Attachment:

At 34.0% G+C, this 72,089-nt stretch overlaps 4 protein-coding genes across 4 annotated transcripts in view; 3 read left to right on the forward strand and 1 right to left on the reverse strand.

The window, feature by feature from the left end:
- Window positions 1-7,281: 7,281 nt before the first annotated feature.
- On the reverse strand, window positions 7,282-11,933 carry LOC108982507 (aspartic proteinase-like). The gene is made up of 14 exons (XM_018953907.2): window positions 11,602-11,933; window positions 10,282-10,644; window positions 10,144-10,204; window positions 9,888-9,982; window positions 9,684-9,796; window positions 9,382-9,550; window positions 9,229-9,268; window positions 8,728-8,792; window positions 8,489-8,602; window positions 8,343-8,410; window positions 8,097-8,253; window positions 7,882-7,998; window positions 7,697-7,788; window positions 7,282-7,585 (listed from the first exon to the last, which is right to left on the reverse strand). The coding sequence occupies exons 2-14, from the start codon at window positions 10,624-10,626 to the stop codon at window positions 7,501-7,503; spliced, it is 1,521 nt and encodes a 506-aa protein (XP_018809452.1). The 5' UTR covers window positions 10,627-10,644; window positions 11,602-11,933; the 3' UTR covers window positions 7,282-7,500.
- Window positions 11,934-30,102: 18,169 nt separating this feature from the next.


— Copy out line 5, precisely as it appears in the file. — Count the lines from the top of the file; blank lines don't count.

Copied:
- Window positions 11,934-30,102: 18,169 nt separating this feature from the next.